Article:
WASHINGTON (RNS) Majorities of every religious group except for white evangelical Protestants support a path toward citizenship for undocumented immigrants, according to a poll released Tuesday (June 10).

Supporters of immigration reform gathered near the U.S. Capitol on June 25, 2013, during a week of daily prayer gatherings organized by the Evangelical Immigration Table. RNS Photo by Adelle M. Banks

Supporters of immigration reform gathered near the U.S. Capitol on June 25, 2013, during a week of daily prayer gatherings organized by the Evangelical Immigration Table. RNS Photo by Adelle M. Banks

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The poll from the Public Religion Research Institute and the Brookings Institution shows that support for immigration reform among white evangelicals has seen an 8-point drop over the past year, to 48 percent.

Among white mainline Protestants, 58 percent are supportive, a proportion topped by minority Protestants at 62 percent, Catholics at 63 percent and religiously unaffiliated Americans at 68 percent.

The drop in white evangelical support comes as Americans’ overall views about immigrants have grown more positive, the poll shows. It also counters the “fairly steady public drumbeat from evangelical leaders” who have lobbied for a path to citizenship, said Robert P. Jones, CEO of PRRI.

But evangelicals are not only religious people, but also overwhelmingly Republican, Jones noted, and got a different set of signals from Republicans in Congress who shelved immigration reform six months ago.

“The legislative steam has run out on this issue,” he said.

The poll also found that concerns about the nation’s moral fiber rank low compared with other priorities for all but three (often overlapping) groups: conservatives, Republicans and regular churchgoers.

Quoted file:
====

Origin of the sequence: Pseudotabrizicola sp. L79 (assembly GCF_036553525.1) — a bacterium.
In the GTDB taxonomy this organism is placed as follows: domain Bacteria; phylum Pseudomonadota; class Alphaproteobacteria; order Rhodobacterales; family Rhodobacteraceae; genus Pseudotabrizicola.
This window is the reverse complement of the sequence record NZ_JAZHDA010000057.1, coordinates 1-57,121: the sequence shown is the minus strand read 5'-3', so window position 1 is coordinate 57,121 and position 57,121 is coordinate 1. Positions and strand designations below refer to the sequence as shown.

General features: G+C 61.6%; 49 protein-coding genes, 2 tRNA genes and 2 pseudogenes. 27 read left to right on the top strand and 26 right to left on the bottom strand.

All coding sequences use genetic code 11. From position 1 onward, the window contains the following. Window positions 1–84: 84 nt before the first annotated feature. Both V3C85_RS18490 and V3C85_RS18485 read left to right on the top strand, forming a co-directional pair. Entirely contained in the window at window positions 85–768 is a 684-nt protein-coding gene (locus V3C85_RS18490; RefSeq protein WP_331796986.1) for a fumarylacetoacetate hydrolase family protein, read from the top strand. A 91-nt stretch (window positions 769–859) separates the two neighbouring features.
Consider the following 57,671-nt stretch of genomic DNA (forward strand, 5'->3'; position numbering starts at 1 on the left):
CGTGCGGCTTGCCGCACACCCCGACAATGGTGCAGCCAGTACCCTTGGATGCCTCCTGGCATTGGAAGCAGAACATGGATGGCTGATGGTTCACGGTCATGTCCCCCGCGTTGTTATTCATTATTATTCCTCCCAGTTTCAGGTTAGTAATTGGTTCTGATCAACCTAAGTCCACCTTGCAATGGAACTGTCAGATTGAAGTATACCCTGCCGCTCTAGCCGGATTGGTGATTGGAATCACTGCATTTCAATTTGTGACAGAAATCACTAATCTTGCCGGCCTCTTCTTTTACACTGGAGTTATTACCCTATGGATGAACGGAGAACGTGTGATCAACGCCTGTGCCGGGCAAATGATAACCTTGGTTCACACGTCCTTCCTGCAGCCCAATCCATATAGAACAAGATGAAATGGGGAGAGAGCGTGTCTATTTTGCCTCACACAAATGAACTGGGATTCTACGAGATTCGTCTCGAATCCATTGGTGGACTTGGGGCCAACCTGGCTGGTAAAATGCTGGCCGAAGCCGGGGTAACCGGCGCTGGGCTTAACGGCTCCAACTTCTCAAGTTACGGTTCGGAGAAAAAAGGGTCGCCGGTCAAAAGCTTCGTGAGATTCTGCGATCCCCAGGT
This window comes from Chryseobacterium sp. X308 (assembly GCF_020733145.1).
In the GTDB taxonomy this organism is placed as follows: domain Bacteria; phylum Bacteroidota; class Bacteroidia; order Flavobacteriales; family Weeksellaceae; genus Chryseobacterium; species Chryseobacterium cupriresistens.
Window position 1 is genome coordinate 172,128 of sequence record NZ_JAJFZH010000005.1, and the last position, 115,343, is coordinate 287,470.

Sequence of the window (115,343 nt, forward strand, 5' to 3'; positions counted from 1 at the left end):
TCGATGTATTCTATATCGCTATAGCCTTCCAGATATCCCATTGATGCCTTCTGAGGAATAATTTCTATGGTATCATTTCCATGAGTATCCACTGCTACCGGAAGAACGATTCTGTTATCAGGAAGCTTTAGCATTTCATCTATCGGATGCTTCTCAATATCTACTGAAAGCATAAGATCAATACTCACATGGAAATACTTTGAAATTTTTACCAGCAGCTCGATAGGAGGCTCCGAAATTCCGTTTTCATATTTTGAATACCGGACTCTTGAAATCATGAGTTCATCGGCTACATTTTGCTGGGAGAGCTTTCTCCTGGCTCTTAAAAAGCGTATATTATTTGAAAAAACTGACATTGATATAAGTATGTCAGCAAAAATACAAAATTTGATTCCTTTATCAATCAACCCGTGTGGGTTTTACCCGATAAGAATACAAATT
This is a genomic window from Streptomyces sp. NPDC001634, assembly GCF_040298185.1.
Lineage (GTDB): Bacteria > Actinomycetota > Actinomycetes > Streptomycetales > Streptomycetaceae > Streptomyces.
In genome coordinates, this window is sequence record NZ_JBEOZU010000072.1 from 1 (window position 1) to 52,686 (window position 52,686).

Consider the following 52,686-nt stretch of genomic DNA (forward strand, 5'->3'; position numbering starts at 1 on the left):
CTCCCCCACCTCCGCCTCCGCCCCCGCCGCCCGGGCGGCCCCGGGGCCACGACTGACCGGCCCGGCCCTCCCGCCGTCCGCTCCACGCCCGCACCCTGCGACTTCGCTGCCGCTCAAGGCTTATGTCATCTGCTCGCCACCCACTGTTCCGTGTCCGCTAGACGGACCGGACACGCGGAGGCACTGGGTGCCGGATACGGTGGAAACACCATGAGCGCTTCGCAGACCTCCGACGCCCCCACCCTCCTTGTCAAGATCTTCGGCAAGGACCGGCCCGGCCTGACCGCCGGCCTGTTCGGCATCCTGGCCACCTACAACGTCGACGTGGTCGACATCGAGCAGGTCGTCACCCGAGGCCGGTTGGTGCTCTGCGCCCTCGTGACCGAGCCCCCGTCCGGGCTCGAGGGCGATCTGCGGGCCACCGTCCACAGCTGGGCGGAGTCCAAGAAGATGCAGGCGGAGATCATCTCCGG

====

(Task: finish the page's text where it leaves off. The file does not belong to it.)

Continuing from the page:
Every ideological, racial and political group ranked job creation highest. The deficit and health care took second. But only Republicans, conservatives and churchgoers considered “dealing with the moral breakdown of the country” the third-most important issue for Congress and President Obama to address.

The poll of 1,538 adults, supported by the Ford Foundation and the Carnegie Corporation of New York, was conducted between April 7 and 27 and has a margin of error of plus or minus 3.3 percentage points.



  1. these so called polls are ridiculous 99.9% of the Americans living paycheck to paycheck do not want amnesty or reform only deportation. Americans have been sold out to corporate greed. if corporations cared about people they wouldn’t outsource our jobs. americans unite vote out all bought and paid for politicans. vote independent. no more two party system destroying the middle class. and working for the corporations. impeach the criminal Obama.before its to late. wake up sheeple.

  2. i have seen with my own eyes these illegal aliens rob steal join gangs and don’t contribute to our society in any way. just come here for free everything they can milk out of our system. take jobs and reduce wages for Americam people. and our corporate government bought and paid for could care less about the people who elected them. how many Americans are murdered , raped, and destroyed by illegal invaders before the people act.?

  3. my company hires illegals like the rest. Tyson, cagill. , coca cola , McDonald’s, Walmart, Microsoft , Apple you name any corporation that doesnt hire illegals are mostly full of it if they don’t do it here they do it overseas. all because of greed. sorry Americas middle class welcome to poverty.

  4. Racism and calculated ignorance trumps religious appeals.

    David, if your job and skill-set could be replaced by a person of minimal education and English language skills, you had no hope to achieve middle class from the outset. If you want to empower big companies in exploiting cheap labor, go ahead and make it more difficult to stay in this country legally. Restrictive and draconian immigration policies don’t protect jobs, it just creates a bigger underground economy labor pool.

    The days when menial unskilled labor ensured a single income middle class lifestyle are gone. Its death began when poor and working class conservatives started attacking organized labor.

  5. I see the word “evangelical” used by writers often. I very rarely see that word defined? There seems to be an assumption held by many writers and researchers that “evangelicals” are a homogeneous group!

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